Angry Brighton residents have urged councillors to oppose plans for Soho House to build a two-metre fence over fears their sea views will be blocked.

The private members’ club hopes to erect an Art Deco “boundary treatment”, including a wrought iron fence with an elaborate decorative entrance, along the city’s sea front.

Soho House says the installation will provide its guests, who pay an annual fee of £2,750 for access to its clubs, with privacy as well as adding another entrance to the building.

But neighbours have angrily opposed the club’s plans, which would also add tall plants, deep planters and large shrubberies to the fence to provide more cover.  

Nearby residents are concerned that the new boundary would block their sea views and bring more traffic to the road in front of the building as a result. Others complained it would lower property prices in the area.

In a complaint written to Brighton and Hove Council, a local said: “This proposed two-metre fence would remove a sea view totally and devalue our property with immediate effect.”

Another wrote: “We look to you as our planning department to consider the council tax paying residents and not simply railroad us by bending to pressure from lucrative companies such as Soho House.”

“Soho House Private Members Club takes a lot and gives little back to the people of Brighton and Hove,” a third concerned neighbour added.

One particularly angered resident accused Soho House of “taking the p--s”, adding: “They already have their private sea-view terrace and I struggle to see why they should completely remove any access to a view for the general population of Brighton just because they can? It is absolutely not acceptable.

“Was this the plan all along? To abide by some planning regulations and then slowly achieve their original rebutted design plan along the softly, softly, monkey-catcher methodology by incrementally sliding back to their original plan with no ramifications.”

A spokesman for Soho House said: “Most of our members live locally and working in partnership with the community is important to us. The proposed installation of the ornate slim metal profile gates and railing will preserve the sea view from Marine Parade.”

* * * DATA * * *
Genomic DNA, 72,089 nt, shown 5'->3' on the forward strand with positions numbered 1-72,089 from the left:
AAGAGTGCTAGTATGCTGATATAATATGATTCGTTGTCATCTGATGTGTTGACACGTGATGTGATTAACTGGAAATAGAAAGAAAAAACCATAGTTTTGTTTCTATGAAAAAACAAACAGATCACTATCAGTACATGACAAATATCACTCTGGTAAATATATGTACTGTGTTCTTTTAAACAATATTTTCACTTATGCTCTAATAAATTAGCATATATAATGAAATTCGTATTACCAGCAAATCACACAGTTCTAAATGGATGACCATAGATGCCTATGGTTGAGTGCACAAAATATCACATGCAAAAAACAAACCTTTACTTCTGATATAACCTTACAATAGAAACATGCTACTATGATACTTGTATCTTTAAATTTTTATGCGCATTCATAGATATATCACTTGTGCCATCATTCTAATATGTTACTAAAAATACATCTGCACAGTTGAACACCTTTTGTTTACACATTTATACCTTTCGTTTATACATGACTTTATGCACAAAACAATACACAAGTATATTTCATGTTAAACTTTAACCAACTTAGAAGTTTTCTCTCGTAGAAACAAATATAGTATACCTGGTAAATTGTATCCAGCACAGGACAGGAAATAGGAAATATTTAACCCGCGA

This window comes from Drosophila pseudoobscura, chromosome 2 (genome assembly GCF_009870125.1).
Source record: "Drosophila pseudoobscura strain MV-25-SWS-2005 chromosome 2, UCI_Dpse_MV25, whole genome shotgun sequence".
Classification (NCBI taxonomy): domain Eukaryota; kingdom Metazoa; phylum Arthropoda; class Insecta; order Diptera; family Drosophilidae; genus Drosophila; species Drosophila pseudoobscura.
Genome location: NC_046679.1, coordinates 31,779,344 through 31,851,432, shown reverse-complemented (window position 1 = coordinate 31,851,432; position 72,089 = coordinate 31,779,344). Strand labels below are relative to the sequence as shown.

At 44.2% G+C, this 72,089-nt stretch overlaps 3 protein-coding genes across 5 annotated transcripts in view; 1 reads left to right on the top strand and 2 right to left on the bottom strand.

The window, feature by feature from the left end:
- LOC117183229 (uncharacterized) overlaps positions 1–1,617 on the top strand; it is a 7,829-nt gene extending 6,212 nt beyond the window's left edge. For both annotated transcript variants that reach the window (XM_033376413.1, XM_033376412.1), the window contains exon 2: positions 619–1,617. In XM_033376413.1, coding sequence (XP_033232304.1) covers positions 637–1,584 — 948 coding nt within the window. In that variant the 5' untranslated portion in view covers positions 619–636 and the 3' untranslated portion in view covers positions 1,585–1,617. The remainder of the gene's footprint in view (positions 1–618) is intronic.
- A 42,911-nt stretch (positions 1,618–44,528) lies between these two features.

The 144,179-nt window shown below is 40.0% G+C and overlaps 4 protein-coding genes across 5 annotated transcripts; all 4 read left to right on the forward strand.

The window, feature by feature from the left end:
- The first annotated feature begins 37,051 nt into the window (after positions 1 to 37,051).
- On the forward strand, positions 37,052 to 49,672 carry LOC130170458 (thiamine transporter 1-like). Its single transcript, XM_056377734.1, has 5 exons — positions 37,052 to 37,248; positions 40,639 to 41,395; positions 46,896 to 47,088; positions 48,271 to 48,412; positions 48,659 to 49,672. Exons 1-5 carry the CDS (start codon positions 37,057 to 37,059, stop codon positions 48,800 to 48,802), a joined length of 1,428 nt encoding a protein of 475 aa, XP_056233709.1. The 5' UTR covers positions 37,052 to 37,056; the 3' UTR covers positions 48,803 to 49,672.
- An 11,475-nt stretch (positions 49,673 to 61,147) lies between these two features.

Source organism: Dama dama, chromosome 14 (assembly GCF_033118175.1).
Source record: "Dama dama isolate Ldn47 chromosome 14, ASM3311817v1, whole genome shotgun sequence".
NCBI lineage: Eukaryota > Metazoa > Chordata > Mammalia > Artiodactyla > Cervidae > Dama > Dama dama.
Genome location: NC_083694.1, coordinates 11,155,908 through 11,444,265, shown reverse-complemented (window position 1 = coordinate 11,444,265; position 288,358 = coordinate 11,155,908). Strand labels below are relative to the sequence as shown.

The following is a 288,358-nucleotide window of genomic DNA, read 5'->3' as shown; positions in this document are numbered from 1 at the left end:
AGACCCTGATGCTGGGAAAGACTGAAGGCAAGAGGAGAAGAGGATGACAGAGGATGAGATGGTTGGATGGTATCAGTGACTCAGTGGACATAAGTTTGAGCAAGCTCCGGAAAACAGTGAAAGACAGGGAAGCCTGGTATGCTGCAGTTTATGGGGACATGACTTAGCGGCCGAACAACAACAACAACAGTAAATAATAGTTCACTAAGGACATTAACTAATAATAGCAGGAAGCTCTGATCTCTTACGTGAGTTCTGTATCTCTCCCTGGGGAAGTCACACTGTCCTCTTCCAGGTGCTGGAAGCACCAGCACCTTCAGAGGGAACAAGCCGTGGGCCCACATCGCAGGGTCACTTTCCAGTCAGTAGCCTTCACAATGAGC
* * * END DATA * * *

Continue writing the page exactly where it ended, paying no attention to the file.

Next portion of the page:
Soho House, which runs 41 clubs around the world, was granted permission to build on the Grade II-listed site on Marine Parade in 2016, but with a planning condition which stated a sea view between two new rooftop buildings must be preserved.

The vista was blocked for several years after hoardings were put up in 2017, remaining there for months after the venue was opened in May 2022 to be taken down the following September.

The venue has now applied for new planning permission to install a two-metre high decorative fence and gate between the buildings.

The application says: “The revised plans for the north elevation now propose a new bespoke railing and gate pattern influenced by early 20th-century style, in keeping with the approach taken for the redevelopment of this site.”

A resident of the Van Allen building opposite Soho House Brighton, who bought their flat after permission was granted but before it was built, said: “I would not have bought my apartment if I had known that they would be allowed to flout the planning permission and get away with it.”

Brighton and Hove council last year said that it would prioritise preserving the heritage of the area. Lesley Johnson, head of the Brighton and Hove Council heritage team noted that the new club sits in “a listed building in an historic area and is in a highly prominent location on a main thoroughfare”.

The Brighton clubhouse houses restaurants, bars and an event space, with a terrace overlooking the sea outside and a separate, glass-fronted building that has views of Brighton Palace Pier. Across its two floors members can browse art collections, swim in a “dipping pool” and use a “content box” to record podcasts and short videos.

Brighton and Hove Council declined to comment.  

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2023-05-26T14:39:57Z dg43tfdfdgfd